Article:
>> Wednesday, August 29, 2012
“I, Philomena Desdemona Brown, do solemnly swear to forsake all romantic relationships. There. Do I really have to repeat it in Klingon?”Fil Brown has a life she loves, which allows her to indulge her love for comics and sci-fi. She draws her beloved "Girl From Mars" comic, about a female superhero, and she's got three really close male friends who provide her with the love and support of a family.
It’s not like the vow, made by Fil and her two nerdy best male friends so they’d always stick together, was a big deal at the time. Frankly, Fil wouldn’t know romance if it hit her in the face anyway. Her one true love is her job as the artist for the famous comic Girl from Mars. Just like the comic’s alien heroine, Fil’s never had or needed a love interest—just her best friends.
Until one of her friends breaks the vow and falls in love, bringing her smack back down to earth. Could it be that romance is in the stars for Fil after all?
And then, things start changing. One of her friends falls in love, and this changes the whole dynamic of the foursome's relationship. And Fil can't even find a refuge in work, because that's in flux as well: the powers that be have brought in a new hotshot writer, Dan McKay, to breathe new life into the Girl From Mars life, and the annoying man has some ideas about the character's love life that Fil is resoundingly against.
I really, really liked this. I picked this up because I have enjoyed previous Little Black Dress books by this author, but this is my favourite so far. I loved the comic book stuff, and thought geeky Fil and her even geekier friends were absolutely wonderful. I adored spending time with them. The book's got loads of humour, but at the same time, there's plenty of heart there as well, to the point that I welled up a couple of times. I really identified with Fil's feelings for Jim and Digger, two of her friends. This fierce, protective love, where you see their vulnerabilities and failings and want to hug them and never let anything hurt them. I've felt that, and even though nothing too sad happens here, the emotion felt quite raw and real.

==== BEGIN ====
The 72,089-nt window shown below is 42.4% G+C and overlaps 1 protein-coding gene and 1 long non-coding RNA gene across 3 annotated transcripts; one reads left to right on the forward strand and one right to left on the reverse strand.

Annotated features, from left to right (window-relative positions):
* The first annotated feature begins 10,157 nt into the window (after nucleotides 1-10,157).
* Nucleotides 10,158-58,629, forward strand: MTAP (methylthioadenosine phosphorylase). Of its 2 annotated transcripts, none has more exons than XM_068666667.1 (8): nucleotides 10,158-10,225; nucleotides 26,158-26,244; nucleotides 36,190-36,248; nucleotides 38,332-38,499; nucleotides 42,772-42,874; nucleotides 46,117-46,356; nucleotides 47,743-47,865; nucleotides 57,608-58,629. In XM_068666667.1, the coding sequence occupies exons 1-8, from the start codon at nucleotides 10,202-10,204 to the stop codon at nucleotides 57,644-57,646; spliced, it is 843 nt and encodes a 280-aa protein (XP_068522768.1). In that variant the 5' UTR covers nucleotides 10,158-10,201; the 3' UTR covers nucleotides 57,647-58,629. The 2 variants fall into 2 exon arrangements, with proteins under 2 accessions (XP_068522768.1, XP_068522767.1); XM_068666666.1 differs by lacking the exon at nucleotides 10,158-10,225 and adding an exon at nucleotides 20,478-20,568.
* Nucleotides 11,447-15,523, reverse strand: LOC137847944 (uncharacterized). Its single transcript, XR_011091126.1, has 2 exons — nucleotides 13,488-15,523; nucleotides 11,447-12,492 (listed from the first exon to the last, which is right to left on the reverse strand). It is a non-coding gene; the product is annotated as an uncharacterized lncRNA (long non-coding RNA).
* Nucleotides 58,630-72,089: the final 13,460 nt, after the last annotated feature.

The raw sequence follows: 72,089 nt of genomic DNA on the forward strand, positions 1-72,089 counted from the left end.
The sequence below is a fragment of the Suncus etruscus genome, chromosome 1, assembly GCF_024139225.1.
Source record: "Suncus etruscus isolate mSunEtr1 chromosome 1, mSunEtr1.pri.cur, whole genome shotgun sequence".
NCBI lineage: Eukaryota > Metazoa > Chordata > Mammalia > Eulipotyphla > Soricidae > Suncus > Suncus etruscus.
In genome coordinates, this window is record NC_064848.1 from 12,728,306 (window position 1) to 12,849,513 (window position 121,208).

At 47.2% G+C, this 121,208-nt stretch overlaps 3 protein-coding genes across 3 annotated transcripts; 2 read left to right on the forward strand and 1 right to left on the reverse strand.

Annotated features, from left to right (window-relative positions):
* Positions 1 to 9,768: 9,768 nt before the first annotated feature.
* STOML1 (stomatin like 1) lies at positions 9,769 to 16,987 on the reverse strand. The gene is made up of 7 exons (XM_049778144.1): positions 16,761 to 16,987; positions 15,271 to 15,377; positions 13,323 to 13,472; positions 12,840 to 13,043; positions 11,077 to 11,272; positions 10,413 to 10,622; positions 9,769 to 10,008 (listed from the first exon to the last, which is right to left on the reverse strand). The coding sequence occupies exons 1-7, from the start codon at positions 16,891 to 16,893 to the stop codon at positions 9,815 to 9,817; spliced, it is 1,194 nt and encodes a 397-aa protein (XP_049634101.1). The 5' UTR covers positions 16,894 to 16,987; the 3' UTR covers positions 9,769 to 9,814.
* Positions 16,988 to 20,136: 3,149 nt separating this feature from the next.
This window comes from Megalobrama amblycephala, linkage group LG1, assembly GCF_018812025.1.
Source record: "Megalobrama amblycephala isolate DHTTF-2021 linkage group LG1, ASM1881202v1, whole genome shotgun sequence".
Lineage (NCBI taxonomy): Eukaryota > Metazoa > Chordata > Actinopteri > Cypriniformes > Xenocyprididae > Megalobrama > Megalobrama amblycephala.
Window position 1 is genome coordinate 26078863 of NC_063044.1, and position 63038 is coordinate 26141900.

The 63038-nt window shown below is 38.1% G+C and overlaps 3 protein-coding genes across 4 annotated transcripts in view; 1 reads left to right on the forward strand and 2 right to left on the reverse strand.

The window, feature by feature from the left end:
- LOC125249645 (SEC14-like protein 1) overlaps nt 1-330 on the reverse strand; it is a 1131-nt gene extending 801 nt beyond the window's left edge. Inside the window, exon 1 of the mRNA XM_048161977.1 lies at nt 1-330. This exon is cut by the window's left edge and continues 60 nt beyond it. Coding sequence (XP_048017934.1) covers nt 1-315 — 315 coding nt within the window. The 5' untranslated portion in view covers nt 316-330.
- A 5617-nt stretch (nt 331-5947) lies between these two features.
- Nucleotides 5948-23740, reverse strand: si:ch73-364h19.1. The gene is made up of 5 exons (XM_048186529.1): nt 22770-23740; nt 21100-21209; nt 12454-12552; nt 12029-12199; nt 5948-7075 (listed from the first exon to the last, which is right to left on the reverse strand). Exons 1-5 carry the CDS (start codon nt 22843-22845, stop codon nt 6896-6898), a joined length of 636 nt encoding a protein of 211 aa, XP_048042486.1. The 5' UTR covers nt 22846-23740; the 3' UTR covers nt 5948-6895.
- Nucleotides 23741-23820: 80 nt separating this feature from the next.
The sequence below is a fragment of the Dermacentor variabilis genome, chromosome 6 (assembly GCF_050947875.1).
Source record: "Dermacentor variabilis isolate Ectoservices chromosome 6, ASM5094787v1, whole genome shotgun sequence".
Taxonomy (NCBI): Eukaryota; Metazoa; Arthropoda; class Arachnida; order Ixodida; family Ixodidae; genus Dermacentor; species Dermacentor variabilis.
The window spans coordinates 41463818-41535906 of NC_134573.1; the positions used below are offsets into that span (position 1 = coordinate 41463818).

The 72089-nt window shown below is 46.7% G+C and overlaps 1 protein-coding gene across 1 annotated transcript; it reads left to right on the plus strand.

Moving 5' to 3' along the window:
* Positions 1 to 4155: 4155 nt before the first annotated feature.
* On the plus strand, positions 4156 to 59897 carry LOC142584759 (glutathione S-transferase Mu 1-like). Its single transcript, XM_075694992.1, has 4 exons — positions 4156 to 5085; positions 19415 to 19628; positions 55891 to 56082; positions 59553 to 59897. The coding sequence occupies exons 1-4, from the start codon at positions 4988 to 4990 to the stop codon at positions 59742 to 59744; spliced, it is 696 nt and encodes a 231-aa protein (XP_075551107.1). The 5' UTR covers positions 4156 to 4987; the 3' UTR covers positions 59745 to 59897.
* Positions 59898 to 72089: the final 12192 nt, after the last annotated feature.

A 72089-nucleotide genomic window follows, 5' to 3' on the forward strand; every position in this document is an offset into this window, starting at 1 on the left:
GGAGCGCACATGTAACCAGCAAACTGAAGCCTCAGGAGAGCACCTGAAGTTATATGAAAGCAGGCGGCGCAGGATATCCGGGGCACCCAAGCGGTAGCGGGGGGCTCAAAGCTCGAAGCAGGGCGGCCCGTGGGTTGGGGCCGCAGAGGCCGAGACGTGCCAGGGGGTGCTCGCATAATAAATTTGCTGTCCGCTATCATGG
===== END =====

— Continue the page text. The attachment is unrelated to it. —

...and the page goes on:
The romance was nice as well, even though it wasn't my favourite element. Since this was because I liked the other elements so much, rather than because there was anything wrong with the romance, I have no problems with this. I especially liked that for a lot of the book, I just had no idea who Fil might end up with. I was surprised to be surprised, to be honest. I've read so much romance that by now, I can usually point out the intended hero as soon as he enters the picture.
Something else I loved was that, more than with any other author, with Cohen's books I always get a bit of a thrill to realise that the story is actually set in my world. No, I don't illustrate comics, or even live in London, but I always get the feeling with her characters that they are like me, that they do the sorts of things I'd do... go to the pub when I'd go to the pub, go to the same shops I go to, that sort of thing. The funny thing is, this doesn't happen so much, even with other British authors. I suppose it might be because according to her bio, Cohen, like me, moved to England as a grown-up. So maybe what British authors (and, I guess, readers) would take for granted, she takes trouble to note, and so do I.
MY GRADE: A B+.